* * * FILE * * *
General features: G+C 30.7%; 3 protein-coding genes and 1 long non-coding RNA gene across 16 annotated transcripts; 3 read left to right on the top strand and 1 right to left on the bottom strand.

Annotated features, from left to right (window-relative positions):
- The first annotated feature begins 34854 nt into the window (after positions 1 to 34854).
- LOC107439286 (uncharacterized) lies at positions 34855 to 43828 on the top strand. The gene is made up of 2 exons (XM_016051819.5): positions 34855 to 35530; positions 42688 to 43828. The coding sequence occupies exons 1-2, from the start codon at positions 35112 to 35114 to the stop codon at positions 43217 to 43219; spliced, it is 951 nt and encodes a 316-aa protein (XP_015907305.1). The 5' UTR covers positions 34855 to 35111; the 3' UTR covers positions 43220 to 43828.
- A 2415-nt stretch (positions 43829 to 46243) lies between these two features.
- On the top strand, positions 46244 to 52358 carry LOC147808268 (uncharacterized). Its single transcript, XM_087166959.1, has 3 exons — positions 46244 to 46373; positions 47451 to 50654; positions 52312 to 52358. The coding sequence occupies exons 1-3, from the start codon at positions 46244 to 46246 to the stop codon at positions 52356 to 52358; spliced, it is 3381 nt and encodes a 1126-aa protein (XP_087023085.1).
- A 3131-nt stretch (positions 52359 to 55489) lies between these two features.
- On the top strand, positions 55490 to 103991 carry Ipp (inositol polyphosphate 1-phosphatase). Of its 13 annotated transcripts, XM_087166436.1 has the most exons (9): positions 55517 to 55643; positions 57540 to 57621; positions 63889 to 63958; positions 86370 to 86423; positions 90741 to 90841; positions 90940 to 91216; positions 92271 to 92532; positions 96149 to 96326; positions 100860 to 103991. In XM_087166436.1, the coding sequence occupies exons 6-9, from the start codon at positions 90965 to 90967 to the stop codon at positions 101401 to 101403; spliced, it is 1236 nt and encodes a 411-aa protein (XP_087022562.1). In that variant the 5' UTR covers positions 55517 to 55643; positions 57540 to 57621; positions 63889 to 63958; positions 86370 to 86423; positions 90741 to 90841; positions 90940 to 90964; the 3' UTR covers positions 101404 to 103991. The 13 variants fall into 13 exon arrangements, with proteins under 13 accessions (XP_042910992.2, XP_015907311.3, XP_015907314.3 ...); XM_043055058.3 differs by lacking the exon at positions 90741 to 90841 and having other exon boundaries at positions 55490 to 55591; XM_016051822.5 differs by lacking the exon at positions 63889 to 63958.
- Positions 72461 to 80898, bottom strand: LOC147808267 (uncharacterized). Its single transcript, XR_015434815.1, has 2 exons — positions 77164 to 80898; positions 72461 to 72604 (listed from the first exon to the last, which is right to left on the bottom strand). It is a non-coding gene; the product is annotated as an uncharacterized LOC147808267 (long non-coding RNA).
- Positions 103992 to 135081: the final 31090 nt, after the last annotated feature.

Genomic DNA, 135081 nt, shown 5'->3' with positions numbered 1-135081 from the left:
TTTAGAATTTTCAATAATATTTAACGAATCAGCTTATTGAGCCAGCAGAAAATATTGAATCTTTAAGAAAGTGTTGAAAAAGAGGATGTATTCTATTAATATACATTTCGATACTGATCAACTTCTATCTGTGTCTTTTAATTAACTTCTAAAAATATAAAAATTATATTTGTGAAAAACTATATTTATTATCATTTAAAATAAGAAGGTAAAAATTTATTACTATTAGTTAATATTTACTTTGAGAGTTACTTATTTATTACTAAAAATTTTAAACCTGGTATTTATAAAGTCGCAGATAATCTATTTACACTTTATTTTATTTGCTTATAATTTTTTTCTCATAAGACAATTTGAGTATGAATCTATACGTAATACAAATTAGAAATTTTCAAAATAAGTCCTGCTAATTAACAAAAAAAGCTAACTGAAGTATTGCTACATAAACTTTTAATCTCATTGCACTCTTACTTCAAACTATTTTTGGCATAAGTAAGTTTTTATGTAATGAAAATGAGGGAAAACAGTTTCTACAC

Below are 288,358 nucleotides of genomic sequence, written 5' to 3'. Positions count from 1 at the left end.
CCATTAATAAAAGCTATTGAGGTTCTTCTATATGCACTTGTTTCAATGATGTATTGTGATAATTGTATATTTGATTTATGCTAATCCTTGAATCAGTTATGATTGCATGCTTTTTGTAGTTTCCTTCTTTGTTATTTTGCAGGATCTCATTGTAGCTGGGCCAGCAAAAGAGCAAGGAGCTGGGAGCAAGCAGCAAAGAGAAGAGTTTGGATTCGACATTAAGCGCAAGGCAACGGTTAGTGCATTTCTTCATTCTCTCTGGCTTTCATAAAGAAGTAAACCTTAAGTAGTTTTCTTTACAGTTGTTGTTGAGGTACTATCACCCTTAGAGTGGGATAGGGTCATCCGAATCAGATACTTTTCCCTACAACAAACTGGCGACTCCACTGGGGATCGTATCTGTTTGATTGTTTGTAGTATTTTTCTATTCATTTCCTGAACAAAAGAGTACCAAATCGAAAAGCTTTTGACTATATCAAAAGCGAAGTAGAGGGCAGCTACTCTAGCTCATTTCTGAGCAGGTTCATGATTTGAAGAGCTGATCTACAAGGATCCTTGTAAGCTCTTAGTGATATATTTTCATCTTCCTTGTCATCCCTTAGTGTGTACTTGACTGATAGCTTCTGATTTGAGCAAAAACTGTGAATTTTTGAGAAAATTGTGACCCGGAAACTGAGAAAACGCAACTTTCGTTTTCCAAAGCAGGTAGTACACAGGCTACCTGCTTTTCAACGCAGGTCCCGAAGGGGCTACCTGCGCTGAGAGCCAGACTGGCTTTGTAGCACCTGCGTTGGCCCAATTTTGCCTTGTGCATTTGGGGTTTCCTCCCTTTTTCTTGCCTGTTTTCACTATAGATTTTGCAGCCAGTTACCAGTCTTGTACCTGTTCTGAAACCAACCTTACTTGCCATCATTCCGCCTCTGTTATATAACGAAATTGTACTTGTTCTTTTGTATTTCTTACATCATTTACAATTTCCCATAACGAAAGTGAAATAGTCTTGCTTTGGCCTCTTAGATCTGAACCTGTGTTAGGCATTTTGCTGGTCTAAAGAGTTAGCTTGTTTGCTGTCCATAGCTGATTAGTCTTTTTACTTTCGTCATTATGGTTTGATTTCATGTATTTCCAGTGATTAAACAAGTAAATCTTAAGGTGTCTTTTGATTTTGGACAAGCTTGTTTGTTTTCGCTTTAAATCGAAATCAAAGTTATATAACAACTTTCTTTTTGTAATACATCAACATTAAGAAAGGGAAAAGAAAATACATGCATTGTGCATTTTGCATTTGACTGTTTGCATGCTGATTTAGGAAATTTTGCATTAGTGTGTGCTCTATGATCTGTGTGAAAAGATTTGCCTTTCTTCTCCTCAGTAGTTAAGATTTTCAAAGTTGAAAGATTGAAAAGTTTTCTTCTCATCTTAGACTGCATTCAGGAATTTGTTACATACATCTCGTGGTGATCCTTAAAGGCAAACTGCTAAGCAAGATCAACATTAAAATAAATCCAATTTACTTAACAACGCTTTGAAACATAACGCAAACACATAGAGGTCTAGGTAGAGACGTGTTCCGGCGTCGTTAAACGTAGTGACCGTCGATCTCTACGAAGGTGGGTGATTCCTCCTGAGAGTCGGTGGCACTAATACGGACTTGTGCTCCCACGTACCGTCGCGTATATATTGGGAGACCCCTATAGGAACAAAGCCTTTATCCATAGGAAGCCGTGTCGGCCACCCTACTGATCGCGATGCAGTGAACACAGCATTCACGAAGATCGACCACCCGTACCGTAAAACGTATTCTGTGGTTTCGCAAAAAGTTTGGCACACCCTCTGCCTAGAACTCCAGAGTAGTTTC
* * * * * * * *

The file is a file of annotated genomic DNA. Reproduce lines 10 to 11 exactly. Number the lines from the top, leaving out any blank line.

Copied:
- Positions 103992 to 135081: the final 31090 nt, after the last annotated feature.

Genomic DNA, 135081 nt, shown 5'->3' with positions numbered 1-135081 from the left: